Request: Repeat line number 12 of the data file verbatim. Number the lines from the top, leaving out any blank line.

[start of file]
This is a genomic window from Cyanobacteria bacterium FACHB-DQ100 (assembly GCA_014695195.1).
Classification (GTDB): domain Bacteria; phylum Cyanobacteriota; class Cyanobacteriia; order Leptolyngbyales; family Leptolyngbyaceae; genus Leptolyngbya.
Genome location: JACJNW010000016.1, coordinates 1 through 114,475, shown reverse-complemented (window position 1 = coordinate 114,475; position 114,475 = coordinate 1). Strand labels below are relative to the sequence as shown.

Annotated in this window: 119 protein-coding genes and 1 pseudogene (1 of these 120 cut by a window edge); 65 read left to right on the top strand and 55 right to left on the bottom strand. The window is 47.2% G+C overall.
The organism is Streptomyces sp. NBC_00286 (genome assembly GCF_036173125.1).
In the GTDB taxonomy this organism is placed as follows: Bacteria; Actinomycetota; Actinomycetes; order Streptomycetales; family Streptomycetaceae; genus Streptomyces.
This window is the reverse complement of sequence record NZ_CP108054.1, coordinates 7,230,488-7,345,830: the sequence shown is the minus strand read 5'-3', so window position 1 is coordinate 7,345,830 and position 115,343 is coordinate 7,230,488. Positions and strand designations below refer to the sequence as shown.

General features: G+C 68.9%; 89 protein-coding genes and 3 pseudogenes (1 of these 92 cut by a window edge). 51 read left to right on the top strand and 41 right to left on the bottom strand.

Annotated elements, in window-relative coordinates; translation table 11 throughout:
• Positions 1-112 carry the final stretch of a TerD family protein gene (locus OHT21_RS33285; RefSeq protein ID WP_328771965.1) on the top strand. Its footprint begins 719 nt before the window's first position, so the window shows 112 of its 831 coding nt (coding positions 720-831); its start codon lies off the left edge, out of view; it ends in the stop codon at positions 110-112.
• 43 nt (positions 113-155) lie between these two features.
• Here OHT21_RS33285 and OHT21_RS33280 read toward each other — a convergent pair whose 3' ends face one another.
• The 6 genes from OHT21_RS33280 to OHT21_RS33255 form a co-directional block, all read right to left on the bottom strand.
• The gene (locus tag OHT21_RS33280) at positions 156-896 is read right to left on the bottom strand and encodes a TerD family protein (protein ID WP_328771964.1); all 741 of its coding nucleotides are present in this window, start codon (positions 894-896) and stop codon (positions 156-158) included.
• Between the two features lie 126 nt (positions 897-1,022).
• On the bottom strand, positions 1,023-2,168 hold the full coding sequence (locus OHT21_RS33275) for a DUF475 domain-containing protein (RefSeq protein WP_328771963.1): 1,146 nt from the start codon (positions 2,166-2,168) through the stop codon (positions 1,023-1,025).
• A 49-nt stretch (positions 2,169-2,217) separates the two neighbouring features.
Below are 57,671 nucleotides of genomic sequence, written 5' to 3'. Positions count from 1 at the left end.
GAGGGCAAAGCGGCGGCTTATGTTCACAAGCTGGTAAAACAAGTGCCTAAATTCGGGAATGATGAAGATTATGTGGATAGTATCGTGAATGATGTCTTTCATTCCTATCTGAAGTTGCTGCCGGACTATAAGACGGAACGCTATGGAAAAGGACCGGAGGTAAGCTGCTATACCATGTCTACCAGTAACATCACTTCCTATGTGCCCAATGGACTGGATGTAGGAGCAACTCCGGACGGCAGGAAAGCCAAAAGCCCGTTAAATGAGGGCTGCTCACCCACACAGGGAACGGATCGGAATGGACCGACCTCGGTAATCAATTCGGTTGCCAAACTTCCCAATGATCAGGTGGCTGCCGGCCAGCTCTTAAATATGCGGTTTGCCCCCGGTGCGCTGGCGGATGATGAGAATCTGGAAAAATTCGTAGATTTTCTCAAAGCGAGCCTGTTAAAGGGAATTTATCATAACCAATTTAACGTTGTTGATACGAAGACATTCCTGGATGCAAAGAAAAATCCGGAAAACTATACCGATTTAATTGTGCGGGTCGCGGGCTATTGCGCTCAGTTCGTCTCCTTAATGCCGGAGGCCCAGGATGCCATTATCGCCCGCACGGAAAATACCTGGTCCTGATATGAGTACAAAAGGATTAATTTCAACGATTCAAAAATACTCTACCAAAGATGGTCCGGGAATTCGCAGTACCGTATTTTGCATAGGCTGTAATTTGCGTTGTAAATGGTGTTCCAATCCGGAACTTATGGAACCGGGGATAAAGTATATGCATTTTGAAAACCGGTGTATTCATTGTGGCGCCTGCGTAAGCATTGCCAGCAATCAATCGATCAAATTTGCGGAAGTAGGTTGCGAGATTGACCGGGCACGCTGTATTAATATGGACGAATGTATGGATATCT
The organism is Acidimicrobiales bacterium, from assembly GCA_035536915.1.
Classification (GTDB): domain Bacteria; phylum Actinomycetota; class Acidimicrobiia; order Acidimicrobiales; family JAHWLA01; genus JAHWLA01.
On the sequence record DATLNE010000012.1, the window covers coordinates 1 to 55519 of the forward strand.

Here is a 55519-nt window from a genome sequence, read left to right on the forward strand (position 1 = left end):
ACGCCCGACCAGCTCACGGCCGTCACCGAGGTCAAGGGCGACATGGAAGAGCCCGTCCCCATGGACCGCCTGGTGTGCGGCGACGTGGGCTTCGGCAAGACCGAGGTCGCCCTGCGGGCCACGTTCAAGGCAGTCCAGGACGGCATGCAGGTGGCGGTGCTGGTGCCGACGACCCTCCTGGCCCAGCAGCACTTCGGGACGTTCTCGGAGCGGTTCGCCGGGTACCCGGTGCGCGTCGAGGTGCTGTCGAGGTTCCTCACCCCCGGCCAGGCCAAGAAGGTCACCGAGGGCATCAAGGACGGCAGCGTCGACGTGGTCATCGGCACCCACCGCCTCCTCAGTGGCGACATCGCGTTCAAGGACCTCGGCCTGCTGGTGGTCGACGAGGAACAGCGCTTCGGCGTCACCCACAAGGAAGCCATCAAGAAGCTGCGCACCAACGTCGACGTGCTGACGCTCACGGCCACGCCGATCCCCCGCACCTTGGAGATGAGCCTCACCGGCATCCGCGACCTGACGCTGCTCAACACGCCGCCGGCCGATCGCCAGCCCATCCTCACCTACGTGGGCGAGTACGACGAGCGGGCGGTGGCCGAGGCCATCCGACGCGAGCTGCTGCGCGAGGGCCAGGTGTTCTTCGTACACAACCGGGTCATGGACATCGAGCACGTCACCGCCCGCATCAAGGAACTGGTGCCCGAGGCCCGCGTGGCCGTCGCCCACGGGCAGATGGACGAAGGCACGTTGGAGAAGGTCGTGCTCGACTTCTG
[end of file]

• Here OHT21_RS33285 and OHT21_RS33280 read toward each other — a convergent pair whose 3' ends face one another.